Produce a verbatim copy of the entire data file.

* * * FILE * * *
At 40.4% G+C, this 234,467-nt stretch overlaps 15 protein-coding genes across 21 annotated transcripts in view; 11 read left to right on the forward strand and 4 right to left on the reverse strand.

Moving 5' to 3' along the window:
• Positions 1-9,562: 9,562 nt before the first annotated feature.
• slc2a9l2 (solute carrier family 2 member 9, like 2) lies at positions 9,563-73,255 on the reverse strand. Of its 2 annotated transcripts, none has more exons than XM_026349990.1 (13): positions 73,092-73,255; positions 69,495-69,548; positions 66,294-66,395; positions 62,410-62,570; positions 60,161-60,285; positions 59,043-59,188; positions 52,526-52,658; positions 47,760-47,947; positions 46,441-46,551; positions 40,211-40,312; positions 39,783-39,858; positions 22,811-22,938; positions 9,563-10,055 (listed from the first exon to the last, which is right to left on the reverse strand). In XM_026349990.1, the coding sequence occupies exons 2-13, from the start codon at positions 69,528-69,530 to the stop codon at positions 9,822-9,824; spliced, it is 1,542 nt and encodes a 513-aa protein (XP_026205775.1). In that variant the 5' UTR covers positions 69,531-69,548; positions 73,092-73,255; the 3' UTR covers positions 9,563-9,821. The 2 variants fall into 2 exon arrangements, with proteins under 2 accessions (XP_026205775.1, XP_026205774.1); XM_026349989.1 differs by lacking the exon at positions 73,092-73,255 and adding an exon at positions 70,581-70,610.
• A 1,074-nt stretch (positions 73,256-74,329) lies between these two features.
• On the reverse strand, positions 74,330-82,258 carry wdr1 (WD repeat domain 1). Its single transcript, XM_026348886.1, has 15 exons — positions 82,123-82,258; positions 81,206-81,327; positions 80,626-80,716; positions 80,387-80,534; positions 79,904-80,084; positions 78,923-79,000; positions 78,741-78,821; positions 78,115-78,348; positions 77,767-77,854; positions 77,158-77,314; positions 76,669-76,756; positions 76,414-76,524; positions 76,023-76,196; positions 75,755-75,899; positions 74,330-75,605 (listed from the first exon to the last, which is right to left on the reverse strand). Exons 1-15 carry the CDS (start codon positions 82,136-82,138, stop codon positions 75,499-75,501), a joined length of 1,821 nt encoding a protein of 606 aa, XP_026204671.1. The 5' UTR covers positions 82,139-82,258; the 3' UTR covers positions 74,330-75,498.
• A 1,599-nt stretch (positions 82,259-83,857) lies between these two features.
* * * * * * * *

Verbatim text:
At 40.4% G+C, this 234,467-nt stretch overlaps 15 protein-coding genes across 21 annotated transcripts in view; 11 read left to right on the forward strand and 4 right to left on the reverse strand.

Moving 5' to 3' along the window:
• Positions 1-9,562: 9,562 nt before the first annotated feature.
• slc2a9l2 (solute carrier family 2 member 9, like 2) lies at positions 9,563-73,255 on the reverse strand. Of its 2 annotated transcripts, none has more exons than XM_026349990.1 (13): positions 73,092-73,255; positions 69,495-69,548; positions 66,294-66,395; positions 62,410-62,570; positions 60,161-60,285; positions 59,043-59,188; positions 52,526-52,658; positions 47,760-47,947; positions 46,441-46,551; positions 40,211-40,312; positions 39,783-39,858; positions 22,811-22,938; positions 9,563-10,055 (listed from the first exon to the last, which is right to left on the reverse strand). In XM_026349990.1, the coding sequence occupies exons 2-13, from the start codon at positions 69,528-69,530 to the stop codon at positions 9,822-9,824; spliced, it is 1,542 nt and encodes a 513-aa protein (XP_026205775.1). In that variant the 5' UTR covers positions 69,531-69,548; positions 73,092-73,255; the 3' UTR covers positions 9,563-9,821. The 2 variants fall into 2 exon arrangements, with proteins under 2 accessions (XP_026205775.1, XP_026205774.1); XM_026349989.1 differs by lacking the exon at positions 73,092-73,255 and adding an exon at positions 70,581-70,610.
• A 1,074-nt stretch (positions 73,256-74,329) lies between these two features.
• On the reverse strand, positions 74,330-82,258 carry wdr1 (WD repeat domain 1). Its single transcript, XM_026348886.1, has 15 exons — positions 82,123-82,258; positions 81,206-81,327; positions 80,626-80,716; positions 80,387-80,534; positions 79,904-80,084; positions 78,923-79,000; positions 78,741-78,821; positions 78,115-78,348; positions 77,767-77,854; positions 77,158-77,314; positions 76,669-76,756; positions 76,414-76,524; positions 76,023-76,196; positions 75,755-75,899; positions 74,330-75,605 (listed from the first exon to the last, which is right to left on the reverse strand). Exons 1-15 carry the CDS (start codon positions 82,136-82,138, stop codon positions 75,499-75,501), a joined length of 1,821 nt encoding a protein of 606 aa, XP_026204671.1. The 5' UTR covers positions 82,139-82,258; the 3' UTR covers positions 74,330-75,498.
• A 1,599-nt stretch (positions 82,259-83,857) lies between these two features.